Thursday, June 17, 2021

The terrible fate of PCF-19 (USN Swift Boat) via Naval History and Heritage Command.

Story here..I found it very it all if you have the time...
Samuel J. Cox, Director 
NHHC June 2018 

PCF-19 was one of four Swift boats lost in combat during the Vietnam War (seven more were lost to heavy seas or severe weather, some after being transferred to the South Vietnamese navy). PCF-4 was destroyed by a command-detonated mine in February 1966 (four killed, two wounded). PCF-41 was damaged by heavy shore fire and a mine in May 1966 and abandoned (one killed, others wounded) and later deemed unsalvageable. In April 1969, PCF-43 came under recoilless-rifle and rocket fire, and was beached and burned when a cargo of explosives detonated (four killed). However, what sank PCF-19 remained lost in the fog of war for many years, although the initial court of inquiry assessed that it was the result of friendly fire from U.S. Air Force aircraft. 

After President Johnson unilaterally called a halt to U.S. bombing north of the 19th parallel on 31 March 1968, U.S. Navy aircraft from carriers on Yankee Station in the Gulf of Tonkin and U.S. Air Force aircraft from bases in Thailand and South Vietnam continued to strike targets in North Vietnam, north of the demilitarized zone (DMZ) between the 17th and 19th parallels. The result was a lot of aircraft crowded into a relatively confined area, with what some senior commanders at the time assessed as inadequate command and control. 

The North Vietnamese responded to the partial bombing halt (and “good will” gesture) by pulling surface-to-air missile batteries from the heavily defended Hanoi and Haiphong areas and moving them into the confined space where U.S. aircraft were still conducting strikes, making the southern part of North Vietnam even more dangerous. Throughout the spring of 1968, U.S. Marine Corps and other observers reported hovering lights at night flying just north of the DMZ and even out over water between North Vietnam and Tiger Island (which was held by the North Vietnamese). In typical American black-humor fashion, these contacts were frequently referred to as “UFOs.” Although the lights were presumed to be helicopters, daylight reconnaissance missions could find no trace of helicopters in the vicinity of the DMZ or on or near Tiger Island, nor was there any other intelligence indicative of North Vietnamese helicopter operations in that area, not to mention the obvious question: Why would they have their lights on?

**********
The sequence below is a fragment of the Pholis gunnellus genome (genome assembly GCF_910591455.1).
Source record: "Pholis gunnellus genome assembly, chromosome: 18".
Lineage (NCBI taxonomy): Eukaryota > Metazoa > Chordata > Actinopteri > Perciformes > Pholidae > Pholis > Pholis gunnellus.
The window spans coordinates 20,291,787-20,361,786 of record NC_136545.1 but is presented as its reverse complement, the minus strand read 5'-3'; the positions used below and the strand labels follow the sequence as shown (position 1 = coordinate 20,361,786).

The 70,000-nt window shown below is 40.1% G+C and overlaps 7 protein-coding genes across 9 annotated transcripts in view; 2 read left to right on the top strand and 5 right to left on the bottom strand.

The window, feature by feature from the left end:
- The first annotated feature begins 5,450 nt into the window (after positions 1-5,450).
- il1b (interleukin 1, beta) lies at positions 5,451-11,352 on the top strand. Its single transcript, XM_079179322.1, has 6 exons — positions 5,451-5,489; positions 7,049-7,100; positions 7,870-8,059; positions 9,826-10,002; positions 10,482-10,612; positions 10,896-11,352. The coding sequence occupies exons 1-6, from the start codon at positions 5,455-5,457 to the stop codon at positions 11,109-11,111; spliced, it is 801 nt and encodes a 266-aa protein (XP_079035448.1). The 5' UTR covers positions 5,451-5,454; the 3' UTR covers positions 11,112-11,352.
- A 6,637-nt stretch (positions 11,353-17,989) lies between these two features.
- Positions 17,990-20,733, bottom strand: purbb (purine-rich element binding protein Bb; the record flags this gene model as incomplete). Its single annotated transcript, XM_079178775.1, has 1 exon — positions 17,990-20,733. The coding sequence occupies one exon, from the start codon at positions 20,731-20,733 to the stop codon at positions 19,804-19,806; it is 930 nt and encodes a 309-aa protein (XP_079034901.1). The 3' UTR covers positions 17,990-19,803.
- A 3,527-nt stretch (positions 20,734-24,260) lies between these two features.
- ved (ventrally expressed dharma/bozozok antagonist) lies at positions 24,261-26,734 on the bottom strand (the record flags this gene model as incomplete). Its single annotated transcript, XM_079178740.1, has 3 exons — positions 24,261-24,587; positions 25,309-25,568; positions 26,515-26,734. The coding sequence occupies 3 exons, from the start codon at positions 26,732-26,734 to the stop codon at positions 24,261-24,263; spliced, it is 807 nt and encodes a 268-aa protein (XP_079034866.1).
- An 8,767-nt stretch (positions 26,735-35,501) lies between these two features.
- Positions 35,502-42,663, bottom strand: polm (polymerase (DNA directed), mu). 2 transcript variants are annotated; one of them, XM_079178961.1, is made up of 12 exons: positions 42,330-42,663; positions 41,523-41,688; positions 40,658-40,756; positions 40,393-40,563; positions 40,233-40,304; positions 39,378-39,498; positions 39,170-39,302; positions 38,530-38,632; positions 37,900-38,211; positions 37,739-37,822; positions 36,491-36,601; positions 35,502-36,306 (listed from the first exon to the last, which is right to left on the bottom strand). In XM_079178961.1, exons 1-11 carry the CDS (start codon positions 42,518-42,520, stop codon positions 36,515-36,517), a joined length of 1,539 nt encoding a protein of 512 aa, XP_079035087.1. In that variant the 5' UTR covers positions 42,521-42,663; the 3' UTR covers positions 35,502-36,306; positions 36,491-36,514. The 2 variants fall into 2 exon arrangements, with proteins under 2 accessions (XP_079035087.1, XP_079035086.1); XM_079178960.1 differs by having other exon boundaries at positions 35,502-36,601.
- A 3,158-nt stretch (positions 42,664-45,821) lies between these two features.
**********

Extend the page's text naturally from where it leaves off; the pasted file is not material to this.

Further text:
Various theories, such as thermal ducting, were postulated to try to explain why hovering lights could plainly be seen, but no helicopters could be found. At the time, North Vietnam had Soviet-supplied MI-4 Hound helicopters that could be equipped with rockets and machine guns, but they were used almost exclusively for urgent resupply missions along the Ho Chi Minh trail in Laos. Some sources erroneously call them Hind helicopters, but that Soviet attack helicopter was still in development at the time. (I could find no reports of North Vietnamese helicopter attacks, other than the PCF-19 incident, although I can’t say I exhausted every possible source.) PCF-19 was definitely hit by something shortly after midnight on the night of 15/16 June 1968, and it was sudden, catastrophic, and a surprise. 

The U.S. Coast Guard Cutter Point Dume reported seeing PCF-19 hit by two rockets from an unidentified source, and several hours later came under fire herself from an unidentified aircraft (the Wikipedia entry for Point Dume conflates this incident with the attack of the following night on HMAS Hobart (D-39) and USS Boston (CAG-1), as do other sources, and as did the court of inquiry.) Point Dume pulled two badly wounded survivors from PCF-19 from the water. The explosion and rapid sinking of of the Swift boat was also reported by the naval gunfire liaison officer at Alpha One, an observation post at the DMZ.

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